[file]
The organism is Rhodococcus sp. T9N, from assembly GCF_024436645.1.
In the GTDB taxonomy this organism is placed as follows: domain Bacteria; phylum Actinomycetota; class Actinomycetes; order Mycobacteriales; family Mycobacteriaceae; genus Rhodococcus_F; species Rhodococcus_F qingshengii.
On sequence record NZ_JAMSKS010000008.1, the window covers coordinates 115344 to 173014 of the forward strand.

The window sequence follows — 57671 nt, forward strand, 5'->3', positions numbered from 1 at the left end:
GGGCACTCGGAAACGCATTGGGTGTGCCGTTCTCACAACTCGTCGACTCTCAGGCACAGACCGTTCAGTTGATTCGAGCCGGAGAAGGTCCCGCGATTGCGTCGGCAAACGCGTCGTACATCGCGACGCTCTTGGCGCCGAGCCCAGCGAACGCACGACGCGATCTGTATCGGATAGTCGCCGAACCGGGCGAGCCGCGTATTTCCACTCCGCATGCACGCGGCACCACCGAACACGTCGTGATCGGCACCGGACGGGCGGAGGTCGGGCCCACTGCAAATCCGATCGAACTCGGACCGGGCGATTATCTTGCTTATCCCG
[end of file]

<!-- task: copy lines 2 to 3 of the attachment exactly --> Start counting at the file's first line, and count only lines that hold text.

In the GTDB taxonomy this organism is placed as follows: domain Bacteria; phylum Actinomycetota; class Actinomycetes; order Mycobacteriales; family Mycobacteriaceae; genus Rhodococcus_F; species Rhodococcus_F qingshengii.
On sequence record NZ_JAMSKS010000008.1, the window covers coordinates 115344 to 173014 of the forward strand.